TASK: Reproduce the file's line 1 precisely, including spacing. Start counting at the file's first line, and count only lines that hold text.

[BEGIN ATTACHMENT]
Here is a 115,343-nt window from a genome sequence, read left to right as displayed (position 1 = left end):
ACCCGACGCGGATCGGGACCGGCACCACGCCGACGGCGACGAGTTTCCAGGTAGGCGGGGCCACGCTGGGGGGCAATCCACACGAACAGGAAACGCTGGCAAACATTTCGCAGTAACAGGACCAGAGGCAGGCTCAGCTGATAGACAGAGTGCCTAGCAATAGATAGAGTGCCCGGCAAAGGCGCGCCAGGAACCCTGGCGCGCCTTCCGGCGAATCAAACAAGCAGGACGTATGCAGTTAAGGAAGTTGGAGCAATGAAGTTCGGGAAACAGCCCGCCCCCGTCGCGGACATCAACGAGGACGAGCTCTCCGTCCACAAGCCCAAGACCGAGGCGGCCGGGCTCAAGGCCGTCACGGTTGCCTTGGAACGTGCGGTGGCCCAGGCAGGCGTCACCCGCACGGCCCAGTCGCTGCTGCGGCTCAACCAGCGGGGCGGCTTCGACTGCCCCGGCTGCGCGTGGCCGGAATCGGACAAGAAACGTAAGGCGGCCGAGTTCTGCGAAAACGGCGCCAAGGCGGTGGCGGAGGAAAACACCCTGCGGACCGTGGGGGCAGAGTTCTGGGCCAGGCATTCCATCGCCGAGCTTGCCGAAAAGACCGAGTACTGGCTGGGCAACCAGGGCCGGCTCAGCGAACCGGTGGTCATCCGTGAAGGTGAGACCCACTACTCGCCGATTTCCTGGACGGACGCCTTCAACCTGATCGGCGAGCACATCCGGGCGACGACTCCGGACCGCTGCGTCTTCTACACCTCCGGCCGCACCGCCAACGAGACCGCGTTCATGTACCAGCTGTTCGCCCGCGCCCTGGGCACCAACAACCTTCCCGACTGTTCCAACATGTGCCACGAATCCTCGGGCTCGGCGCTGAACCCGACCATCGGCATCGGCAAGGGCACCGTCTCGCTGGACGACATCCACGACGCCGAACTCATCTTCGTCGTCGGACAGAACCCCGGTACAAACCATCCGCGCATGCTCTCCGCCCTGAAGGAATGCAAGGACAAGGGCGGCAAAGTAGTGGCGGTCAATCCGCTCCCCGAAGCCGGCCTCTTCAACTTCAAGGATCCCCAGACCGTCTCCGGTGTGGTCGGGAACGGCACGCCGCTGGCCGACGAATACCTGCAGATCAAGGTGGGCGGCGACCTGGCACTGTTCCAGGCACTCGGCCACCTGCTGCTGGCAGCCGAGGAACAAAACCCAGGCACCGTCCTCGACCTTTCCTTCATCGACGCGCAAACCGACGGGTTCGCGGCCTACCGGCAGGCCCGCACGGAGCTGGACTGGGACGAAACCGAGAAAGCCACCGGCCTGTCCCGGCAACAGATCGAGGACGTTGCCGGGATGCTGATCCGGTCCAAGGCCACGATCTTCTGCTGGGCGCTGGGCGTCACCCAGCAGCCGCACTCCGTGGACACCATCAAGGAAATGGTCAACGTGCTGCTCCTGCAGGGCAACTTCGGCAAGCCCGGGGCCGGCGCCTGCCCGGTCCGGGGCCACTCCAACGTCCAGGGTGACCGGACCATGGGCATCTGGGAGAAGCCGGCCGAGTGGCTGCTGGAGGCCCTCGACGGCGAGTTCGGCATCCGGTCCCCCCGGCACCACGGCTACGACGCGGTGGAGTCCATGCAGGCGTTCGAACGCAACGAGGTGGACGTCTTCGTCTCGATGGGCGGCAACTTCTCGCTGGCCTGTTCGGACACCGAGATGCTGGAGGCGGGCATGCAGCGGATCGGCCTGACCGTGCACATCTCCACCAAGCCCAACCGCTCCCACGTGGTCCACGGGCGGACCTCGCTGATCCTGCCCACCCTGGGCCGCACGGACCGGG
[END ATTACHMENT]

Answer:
Here is a 115,343-nt window from a genome sequence, read left to right as displayed (position 1 = left end):